DSC_1235We reach Jordon Pond sometime around 2:00 or 2:30 p.m. To our absolute delight, there is a little restaurant called the Jordon Pond House on the bank of the pond. Beating a few others to a parking spot, we amble in only to find that there is a 90 minute wait. To pass time we walk along the Jordon Pond trail. The trail has three parts – a boardwalk, a rocky stretch and an unpaved gravelly bit. When we return to the restaurant after a very pleasant walk, we are politely asked to wait since it’s been just 45 minutes.  Three seconds later our buzzer goes off, and we are led inside. Our hostess very sweetly tells us that lunch has ended but we were welcome to stay for tea and popovers. We stay. It is only much later that I come to know/conclude that Jordon Pond House is really all about the popovers.  Smother them with butter, spread some jam and go uummmmmmmm!

Given the demand in the parking lots, there is this crazy urge to hang on to our prized spot, but the road and day still are long. We drive on , stopping for a bit a Bubble Pond. There is nothing bubbly about it so I don’t understand how it got its name. I imagine on a windless day the pond would be like a giant mirror, reflecting the majestic mountains perfectly.

Somes Bridge, Somesville

Somes Bridge, Somesville

The road winds gently along the Cadillac Mountain, like an arm put affectionately around a dear one’s waist. We roll down our windows and enjoy the tender breeze. The scene outside is of unchanging beauty. Cadillac Mountain summit offers a phenomenal panoramic view of the park and the ocean beyond. We now understand why the man in the hot tub was keen to bring his family here for sunrise. We still have enough light left to relax for a bit in the hot tub by the sea and then make it to the lighthouse by sunset, we think. The coast of Maine is dotted with around 60 lighthouses and it is commonly referred to as The Lighthouse State. On the way to the Bass Harbour lighthouse the husband points out and exclaims, “Did you see that supersized flag?” I get a fleeting glimpse and recognise it to be one of the most photographed spots in Maine- Somes Bridge, Somesville. We will be back to take our own set of pictures, now we have to reach the lighthouse. We miss the sunset at the lighthouse and the place is about to close for the day. We scurry down the path and find ourselves at the foot of a stocky column. We are not impressed. We were expecting to see it from a distance, framed by a vast expanse of sky and sea, with waves crashing on the rocks below. Instead our expectations were dashed by the 26-foot white cylindrical tower.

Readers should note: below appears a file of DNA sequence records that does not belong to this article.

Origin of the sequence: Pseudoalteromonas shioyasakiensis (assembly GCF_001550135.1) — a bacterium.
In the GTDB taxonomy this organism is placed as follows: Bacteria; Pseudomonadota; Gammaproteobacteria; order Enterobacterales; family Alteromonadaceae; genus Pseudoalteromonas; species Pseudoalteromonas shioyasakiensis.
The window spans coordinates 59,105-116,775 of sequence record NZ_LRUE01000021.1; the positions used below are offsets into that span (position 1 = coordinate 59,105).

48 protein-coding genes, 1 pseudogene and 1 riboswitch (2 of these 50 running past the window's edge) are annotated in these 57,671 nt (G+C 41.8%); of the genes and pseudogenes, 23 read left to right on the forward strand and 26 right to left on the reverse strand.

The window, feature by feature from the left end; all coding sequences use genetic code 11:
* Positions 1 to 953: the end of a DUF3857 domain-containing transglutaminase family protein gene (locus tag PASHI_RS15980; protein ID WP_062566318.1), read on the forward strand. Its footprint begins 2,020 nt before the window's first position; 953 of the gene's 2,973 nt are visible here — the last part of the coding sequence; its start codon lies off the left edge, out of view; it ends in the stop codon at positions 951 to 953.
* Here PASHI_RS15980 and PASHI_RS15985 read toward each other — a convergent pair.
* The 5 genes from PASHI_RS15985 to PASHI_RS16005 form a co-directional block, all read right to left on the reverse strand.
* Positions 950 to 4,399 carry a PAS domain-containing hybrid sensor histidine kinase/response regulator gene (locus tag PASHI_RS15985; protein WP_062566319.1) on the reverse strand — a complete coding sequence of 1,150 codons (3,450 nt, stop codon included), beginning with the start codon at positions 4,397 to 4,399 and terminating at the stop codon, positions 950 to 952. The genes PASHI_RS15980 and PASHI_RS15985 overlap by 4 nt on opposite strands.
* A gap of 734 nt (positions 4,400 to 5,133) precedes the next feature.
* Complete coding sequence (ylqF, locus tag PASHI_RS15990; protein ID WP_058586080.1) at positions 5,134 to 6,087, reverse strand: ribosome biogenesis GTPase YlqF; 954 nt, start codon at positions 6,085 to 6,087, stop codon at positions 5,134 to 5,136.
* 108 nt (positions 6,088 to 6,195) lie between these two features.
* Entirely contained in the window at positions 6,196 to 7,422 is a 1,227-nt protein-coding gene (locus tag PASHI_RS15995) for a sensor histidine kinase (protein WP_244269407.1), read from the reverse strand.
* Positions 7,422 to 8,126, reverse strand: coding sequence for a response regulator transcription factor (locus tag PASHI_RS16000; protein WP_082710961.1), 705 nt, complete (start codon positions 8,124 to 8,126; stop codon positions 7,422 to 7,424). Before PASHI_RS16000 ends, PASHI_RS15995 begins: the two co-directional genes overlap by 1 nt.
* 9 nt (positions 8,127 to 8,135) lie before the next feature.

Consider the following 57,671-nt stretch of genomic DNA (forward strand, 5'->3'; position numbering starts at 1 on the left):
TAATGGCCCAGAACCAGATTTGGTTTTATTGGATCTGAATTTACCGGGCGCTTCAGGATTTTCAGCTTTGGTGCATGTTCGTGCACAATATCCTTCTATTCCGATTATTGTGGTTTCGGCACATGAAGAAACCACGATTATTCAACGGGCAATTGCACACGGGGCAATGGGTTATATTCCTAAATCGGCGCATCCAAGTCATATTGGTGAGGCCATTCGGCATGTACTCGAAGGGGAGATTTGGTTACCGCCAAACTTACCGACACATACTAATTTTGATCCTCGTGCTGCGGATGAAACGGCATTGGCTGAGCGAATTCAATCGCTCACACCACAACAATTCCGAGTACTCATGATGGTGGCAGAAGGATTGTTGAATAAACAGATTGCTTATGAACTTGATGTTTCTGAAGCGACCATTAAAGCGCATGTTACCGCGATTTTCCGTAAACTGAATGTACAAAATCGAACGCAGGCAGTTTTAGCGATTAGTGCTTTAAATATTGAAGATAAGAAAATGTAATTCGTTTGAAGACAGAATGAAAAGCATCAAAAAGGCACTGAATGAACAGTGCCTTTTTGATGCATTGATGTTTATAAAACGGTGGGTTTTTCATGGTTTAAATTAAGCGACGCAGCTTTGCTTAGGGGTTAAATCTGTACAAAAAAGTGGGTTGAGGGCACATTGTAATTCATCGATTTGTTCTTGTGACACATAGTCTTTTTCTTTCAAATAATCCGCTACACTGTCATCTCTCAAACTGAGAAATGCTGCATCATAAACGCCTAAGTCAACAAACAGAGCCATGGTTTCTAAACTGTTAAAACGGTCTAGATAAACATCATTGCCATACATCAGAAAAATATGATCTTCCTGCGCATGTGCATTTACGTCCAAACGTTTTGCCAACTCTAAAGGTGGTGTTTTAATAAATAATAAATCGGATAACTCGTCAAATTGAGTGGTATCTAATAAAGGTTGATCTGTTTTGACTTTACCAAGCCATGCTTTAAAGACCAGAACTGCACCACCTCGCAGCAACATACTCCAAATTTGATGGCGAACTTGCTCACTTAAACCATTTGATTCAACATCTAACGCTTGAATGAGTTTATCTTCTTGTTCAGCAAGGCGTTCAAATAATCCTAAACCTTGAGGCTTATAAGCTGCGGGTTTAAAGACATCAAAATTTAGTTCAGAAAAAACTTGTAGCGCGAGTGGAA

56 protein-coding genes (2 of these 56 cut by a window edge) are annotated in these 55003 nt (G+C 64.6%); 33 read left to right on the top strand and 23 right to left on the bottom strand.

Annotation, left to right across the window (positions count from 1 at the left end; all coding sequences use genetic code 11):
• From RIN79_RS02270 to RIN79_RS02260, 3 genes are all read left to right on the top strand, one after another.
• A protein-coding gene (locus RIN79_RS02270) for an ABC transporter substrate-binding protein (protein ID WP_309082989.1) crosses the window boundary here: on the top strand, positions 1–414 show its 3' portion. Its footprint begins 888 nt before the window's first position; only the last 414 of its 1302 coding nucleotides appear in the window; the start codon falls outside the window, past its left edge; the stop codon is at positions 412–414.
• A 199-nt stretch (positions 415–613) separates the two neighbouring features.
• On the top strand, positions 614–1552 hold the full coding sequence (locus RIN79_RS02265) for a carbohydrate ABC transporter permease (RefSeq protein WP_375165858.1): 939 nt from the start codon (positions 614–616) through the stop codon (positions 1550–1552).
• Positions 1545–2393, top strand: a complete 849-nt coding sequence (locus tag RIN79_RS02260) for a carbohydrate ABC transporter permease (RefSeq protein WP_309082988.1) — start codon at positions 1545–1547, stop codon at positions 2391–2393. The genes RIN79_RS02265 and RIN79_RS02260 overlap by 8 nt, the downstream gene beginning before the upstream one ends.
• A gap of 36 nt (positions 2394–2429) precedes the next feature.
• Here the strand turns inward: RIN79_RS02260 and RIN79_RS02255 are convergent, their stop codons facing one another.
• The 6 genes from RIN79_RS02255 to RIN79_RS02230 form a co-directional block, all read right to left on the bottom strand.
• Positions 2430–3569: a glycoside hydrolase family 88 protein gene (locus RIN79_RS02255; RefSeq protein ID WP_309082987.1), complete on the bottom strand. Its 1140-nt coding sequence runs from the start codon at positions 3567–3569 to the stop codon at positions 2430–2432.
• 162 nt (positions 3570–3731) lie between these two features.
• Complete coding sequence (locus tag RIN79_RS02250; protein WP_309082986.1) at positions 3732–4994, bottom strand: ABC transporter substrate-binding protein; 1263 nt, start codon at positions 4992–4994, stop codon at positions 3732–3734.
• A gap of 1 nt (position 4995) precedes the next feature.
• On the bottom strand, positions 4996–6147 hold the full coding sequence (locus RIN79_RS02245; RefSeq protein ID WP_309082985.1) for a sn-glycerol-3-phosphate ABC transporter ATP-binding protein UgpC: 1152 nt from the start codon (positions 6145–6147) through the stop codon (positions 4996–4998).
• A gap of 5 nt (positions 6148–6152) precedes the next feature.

Springing around Sieur De Monts Spring

Springing around Sieur De Monts Spring

We’re not having very clear skies, so we agree to skip sunrise the next morning.We make a lazy start at  the Sieur De Monts Spring– the symbolic start of Acadia National Park. The Wild Gardens near the spring are the perfect classroom for a crash course in the botany of Acadia.  Our last few hours in the picturesque town of Bar Harbour are spent lazing about downtown. We are rewarded with some mouth-boggling kulfi (spelt khulfi) ice cream. In the husband’s words, “They got it perfectly right, and then thought now we have to add some salt to it, because that’s how kulfi is made!”  Despite the odd salty taste, it was very enjoyable.


After watching us struggle for a while, a kind stranger walks up and says,” Give me the phone. I’ll take your picture.”

We are home now – with a truckload of photographs, memories to last a lifetime and a jar of blueberry jam.

*Maine Pyaar Kiya – I fell in love!

P.S. More pictures will be up soon on our FB page!